Typically, states seeing more activity in CNG in transportation have offered financial incentives, such as rebates or tax credits, for associated costs.
The Waste Management fleet of Jackson has also announced plans to utilize CNG vehicles for their daily routes in Jackson. That makes two Jackson companies supporters of CNG.
Because of technology and not policy, the U.S. is experiencing an energy renaissance with the potential to make the long-fabled energy independence a reality. While all is well and good in the abundance of energy resources, one resource that is continuously a growing source of concern and tension is water.
Water will soon become a heavily valued asset as populations and industrial demands continue to increase. Most energy production requires substantial amounts of fresh water, and although energy efficiency and water conservation practices have improved significantly, the economy will demand more energy for growth and this demand will require more access to water resources.
Water quantity challenges, especially in the western U.S., as well as in parts of the Southeast, is a problem that is growing with population and industrial demands. Consequently, water availability is becoming a major consideration for energy projects in certain regions.
Mississippi is blessed with abundant water resources, but Mississippi leaders and developers should understand both Mississippi’s water-related challenges and advantages for industrial recruitment. Water should be another selling point for industrial growth. Expect to hear more and more about water quantity concerns in other places in the near future.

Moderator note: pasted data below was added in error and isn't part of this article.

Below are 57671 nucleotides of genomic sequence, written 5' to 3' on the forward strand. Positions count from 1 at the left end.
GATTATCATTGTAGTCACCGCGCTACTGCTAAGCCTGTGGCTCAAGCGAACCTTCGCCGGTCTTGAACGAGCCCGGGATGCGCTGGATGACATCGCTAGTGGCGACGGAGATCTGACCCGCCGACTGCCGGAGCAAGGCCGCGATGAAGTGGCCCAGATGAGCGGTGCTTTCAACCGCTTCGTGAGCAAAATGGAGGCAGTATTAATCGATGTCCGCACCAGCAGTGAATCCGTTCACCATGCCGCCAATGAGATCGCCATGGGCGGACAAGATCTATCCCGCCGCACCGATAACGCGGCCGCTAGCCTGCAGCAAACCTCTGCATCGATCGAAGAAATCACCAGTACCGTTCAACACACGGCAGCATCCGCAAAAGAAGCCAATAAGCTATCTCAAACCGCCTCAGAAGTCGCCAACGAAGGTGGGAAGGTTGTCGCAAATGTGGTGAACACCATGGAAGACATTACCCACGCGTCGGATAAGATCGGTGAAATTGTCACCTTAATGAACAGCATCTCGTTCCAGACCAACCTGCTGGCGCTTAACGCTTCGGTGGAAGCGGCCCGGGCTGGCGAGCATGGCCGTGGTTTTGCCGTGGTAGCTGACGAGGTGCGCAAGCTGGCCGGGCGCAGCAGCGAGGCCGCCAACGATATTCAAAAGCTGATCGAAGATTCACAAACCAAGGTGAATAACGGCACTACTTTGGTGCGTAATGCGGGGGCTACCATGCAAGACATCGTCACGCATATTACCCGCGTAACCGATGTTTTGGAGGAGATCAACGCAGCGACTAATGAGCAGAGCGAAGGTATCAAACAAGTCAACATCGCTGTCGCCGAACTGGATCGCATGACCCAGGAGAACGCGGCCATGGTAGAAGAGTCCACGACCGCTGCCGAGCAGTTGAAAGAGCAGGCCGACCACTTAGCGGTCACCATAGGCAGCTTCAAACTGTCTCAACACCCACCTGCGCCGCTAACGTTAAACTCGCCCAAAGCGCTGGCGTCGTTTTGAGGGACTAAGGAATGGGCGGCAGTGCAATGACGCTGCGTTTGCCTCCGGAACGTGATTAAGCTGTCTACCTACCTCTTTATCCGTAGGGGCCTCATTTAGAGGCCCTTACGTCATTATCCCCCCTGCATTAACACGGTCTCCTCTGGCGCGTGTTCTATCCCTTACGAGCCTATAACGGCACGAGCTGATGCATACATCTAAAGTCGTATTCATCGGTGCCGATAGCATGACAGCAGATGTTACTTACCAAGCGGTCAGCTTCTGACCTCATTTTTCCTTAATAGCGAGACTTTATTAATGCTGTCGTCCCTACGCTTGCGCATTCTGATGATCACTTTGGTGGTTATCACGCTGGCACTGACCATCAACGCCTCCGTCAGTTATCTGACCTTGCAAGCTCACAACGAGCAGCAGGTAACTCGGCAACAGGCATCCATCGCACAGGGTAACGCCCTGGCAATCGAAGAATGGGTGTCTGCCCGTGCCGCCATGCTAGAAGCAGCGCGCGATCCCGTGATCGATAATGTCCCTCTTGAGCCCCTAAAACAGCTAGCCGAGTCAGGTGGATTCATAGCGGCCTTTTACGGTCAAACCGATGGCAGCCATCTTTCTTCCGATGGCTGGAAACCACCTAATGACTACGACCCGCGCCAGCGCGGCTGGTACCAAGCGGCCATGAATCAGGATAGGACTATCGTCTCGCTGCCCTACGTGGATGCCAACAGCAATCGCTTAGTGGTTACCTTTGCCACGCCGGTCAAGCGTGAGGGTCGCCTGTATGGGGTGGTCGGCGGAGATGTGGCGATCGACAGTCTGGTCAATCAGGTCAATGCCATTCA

In the meantime, read more about the energy-water nexus at Energy Insider, where they discuss how vital water resources are in shale formation areas here.
In case you missed the Wall Street Journal’s recent editorial (5/4) comparing oil booming Texas to over-regulated California, we wanted to be sure to highlight this important story because it’s a not-so-micro microcosm of the energy opportunity facing our country.
California, once one of the top three energy producing states in the nation, has lost its top spot to North Dakota, who now joins energy titans Alaska and Texas.
The column points out how impactful an expanding energy industry can be to a state’s economy when it welcomes energy development. Restricted by politics and policy, California is unable to take advantage of its offshore reserves and the Monteray Shale, both believed to be abundant resources. Meanwhile, Texas is capitalizing on its private leases within the Eagle Ford shale and doubling its oil production.
Stats show that more than 400,000 Texans work in the oil and natural gas industry – nearly 10 times as many as in California. The average salary is $100,000 in an industry that generates $80 billion a year in economic activity. The Journal goes on to say:
In short, Texas loves being an oil-producing state while California is embarrassed by it. And it’s no accident that Texas has been leading the nation in job creation since the recession ended. The energy boom is creating thousands of jobs related to drilling but also in downstream industries such as transportation, high-technology, construction and manufacturing. The Texas jobless rate is 6.4% while California’s is still the third highest at 9.4%.
In short, the editorial presents an excellent case study of the two states’ economies and poses the question of whether the nation will embrace America’s oil and natural gas wealth with comprehensive pro-development policies.